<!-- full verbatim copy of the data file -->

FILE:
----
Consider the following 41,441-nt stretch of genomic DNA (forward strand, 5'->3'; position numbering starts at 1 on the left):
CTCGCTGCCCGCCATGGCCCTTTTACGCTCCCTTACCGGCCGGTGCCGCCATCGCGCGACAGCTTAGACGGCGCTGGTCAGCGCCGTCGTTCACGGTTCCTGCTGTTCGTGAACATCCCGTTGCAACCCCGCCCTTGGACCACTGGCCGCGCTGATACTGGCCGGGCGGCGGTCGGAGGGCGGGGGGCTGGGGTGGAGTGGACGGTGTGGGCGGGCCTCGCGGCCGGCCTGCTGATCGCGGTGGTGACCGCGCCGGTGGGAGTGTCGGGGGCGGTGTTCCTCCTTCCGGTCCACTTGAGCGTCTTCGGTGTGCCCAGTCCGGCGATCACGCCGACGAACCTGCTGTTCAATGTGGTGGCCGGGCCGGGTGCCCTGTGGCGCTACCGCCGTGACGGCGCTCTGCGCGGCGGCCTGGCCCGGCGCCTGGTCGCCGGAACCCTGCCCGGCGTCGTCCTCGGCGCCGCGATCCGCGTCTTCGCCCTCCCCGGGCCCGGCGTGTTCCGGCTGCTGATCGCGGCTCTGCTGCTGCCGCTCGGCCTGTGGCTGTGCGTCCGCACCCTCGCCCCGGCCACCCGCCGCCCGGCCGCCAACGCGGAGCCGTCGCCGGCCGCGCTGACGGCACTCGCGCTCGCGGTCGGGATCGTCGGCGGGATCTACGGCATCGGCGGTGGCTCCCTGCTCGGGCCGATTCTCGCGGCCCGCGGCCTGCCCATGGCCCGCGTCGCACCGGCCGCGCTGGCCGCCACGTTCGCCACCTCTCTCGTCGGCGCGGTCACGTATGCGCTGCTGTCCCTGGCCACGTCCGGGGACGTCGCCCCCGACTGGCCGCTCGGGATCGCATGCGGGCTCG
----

Consider the following 41,441-nt stretch of genomic DNA (forward strand, 5'->3'; position numbering starts at 1 on the left):
CTCGCTGCCCGCCATGGCCCTTTTACGCTCCCTTACCGGCCGGTGCCGCCATCGCGCGACAGCTTAGACGGCGCTGGTCAGCGCCGTCGTTCACGGTTCCTGCTGTTCGTGAACATCCCGTTGCAACCCCGCCCTTGGACCACTGGCCGCGCTGATACTGGCCGGGCGGCGGTCGGAGGGCGGGGGGCTGGGGTGGAGTGGACGGTGTGGGCGGGCCTCGCGGCCGGCCTGCTGATCGCGGTGGTGACCGCGCCGGTGGGAGTGTCGGGGGCGGTGTTCCTCCTTCCGGTCCACTTGAGCGTCTTCGGTGTGCCCAGTCCGGCGATCACGCCGACGAACCTGCTGTTCAATGTGGTGGCCGGGCCGGGTGCCCTGTGGCGCTACCGCCGTGACGGCGCTCTGCGCGGCGGCCTGGCCCGGCGCCTGGTCGCCGGAACCCTGCCCGGCGTCGTCCTCGGCGCCGCGATCCGCGTCTTCGCCCTCCCCGGGCCCGGCGTGTTCCGGCTGCTGATCGCGGCTCTGCTGCTGCCGCTCGGCCTGTGGCTGTGCGTCCGCACCCTCGCCCCGGCCACCCGCCGCCCGGCCGCCAACGCGGAGCCGTCGCCGGCCGCGCTGACGGCACTCGCGCTCGCGGTCGGGATCGTCGGCGGGATCTACGGCATCGGCGGTGGCTCCCTGCTCGGGCCGATTCTCGCGGCCCGCGGCCTGCCCATGGCCCGCGTCGCACCGGCCGCGCTGGCCGCCACGTTCGCCACCTCTCTCGTCGGCGCGGTCACGTATGCGCTGCTGTCCCTGGCCACGTCCGGGGACGTCGCCCCCGACTGGCCGCTCGGGATCGCATGCGGGCTCG